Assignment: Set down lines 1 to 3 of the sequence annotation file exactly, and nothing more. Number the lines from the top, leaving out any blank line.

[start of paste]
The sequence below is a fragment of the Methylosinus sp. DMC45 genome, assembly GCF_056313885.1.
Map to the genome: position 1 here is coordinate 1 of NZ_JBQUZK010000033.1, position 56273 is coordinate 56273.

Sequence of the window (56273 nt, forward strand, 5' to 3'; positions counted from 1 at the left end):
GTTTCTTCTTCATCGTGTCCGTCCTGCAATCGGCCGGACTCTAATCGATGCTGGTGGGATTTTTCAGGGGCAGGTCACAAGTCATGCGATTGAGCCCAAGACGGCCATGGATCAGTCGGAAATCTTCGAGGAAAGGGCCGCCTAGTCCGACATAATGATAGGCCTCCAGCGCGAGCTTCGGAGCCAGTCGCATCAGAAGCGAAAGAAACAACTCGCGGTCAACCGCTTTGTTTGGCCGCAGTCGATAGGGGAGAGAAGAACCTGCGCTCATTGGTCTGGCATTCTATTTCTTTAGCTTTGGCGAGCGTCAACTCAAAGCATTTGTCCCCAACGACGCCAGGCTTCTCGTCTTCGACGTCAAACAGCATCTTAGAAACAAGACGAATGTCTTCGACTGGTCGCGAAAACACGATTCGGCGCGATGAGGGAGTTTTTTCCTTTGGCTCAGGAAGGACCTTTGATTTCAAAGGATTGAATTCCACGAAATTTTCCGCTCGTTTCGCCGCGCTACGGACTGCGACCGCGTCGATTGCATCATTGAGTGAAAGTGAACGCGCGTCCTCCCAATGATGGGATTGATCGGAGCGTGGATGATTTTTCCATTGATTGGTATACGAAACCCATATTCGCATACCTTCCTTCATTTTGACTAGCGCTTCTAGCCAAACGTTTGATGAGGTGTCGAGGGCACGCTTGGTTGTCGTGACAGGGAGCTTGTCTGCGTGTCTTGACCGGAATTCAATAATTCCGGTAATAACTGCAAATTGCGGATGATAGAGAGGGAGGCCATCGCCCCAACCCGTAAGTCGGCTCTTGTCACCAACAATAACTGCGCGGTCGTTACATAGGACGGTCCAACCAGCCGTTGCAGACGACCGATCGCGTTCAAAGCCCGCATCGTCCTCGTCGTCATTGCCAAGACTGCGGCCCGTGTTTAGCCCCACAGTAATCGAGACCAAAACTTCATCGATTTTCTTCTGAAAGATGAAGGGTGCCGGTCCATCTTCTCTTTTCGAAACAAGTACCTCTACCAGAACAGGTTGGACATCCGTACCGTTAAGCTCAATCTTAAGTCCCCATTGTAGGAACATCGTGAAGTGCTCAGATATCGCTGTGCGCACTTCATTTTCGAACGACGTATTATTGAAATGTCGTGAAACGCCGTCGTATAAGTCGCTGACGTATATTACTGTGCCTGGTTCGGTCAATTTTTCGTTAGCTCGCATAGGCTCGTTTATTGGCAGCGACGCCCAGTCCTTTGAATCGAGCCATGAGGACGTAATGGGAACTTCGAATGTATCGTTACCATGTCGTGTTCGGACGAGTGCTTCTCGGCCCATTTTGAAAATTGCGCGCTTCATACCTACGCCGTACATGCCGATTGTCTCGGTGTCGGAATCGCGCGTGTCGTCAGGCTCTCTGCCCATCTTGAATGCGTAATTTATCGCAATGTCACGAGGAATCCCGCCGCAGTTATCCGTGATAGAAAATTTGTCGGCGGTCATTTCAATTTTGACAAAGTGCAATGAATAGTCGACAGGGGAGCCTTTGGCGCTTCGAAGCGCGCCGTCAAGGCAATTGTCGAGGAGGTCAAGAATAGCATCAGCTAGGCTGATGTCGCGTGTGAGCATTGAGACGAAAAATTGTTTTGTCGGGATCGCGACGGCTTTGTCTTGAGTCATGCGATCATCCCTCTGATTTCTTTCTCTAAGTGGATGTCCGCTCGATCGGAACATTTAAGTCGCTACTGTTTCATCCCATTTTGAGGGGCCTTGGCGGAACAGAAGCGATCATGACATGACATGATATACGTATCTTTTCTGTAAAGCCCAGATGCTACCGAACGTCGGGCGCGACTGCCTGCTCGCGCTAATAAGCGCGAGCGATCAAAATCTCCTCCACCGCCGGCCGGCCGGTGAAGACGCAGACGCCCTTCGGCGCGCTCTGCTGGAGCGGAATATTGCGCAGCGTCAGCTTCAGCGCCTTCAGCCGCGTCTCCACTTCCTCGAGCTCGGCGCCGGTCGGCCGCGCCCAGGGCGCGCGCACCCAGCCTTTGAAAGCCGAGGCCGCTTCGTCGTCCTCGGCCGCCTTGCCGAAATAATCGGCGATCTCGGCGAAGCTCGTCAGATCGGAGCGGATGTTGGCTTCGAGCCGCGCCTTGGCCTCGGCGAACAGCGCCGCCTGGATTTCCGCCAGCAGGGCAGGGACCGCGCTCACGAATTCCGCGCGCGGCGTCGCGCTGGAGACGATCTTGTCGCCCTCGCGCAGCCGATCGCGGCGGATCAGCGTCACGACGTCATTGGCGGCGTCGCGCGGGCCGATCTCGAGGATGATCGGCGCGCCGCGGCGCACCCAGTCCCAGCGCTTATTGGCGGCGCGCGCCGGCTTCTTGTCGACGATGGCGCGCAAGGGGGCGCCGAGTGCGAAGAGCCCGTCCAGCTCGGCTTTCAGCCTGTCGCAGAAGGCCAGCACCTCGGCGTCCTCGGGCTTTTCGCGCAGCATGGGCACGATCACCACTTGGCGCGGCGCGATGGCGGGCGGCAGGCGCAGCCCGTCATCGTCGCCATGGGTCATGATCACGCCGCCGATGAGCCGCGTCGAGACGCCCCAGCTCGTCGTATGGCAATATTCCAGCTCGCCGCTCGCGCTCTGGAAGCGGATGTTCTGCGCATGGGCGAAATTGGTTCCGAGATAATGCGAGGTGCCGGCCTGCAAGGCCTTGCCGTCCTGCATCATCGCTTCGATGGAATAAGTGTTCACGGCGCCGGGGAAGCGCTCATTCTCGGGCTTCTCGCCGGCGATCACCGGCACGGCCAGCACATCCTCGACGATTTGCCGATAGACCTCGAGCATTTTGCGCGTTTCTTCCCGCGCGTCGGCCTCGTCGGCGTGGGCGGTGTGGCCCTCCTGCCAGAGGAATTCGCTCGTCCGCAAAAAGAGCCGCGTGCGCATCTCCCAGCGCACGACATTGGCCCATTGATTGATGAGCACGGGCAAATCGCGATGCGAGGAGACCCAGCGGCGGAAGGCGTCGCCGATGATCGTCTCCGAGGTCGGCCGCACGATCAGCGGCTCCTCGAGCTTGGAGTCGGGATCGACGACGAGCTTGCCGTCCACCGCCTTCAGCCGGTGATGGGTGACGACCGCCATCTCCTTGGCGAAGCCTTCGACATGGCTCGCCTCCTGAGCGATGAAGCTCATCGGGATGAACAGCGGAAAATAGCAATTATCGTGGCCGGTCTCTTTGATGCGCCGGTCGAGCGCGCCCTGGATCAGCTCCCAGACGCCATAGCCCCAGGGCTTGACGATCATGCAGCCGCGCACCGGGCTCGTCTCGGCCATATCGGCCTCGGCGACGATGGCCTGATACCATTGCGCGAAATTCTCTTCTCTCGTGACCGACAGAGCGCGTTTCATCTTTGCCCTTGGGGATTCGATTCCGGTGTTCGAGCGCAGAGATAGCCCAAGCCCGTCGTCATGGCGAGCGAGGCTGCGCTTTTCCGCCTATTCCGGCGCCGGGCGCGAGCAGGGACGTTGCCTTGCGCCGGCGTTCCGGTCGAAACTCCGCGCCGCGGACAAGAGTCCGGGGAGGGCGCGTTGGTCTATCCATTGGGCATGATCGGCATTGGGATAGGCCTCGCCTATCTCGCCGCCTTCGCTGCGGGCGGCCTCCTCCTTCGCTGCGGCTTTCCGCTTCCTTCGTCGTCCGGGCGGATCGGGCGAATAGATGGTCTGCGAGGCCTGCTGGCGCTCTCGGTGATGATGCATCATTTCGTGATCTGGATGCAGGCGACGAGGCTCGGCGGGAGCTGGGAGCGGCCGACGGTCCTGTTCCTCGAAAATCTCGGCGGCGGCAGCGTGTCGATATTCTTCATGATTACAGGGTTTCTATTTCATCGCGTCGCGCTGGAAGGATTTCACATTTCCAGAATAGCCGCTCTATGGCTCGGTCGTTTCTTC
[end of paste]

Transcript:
The sequence below is a fragment of the Methylosinus sp. DMC45 genome, assembly GCF_056313885.1.
Map to the genome: position 1 here is coordinate 1 of NZ_JBQUZK010000033.1, position 56273 is coordinate 56273.

Sequence of the window (56273 nt, forward strand, 5' to 3'; positions counted from 1 at the left end):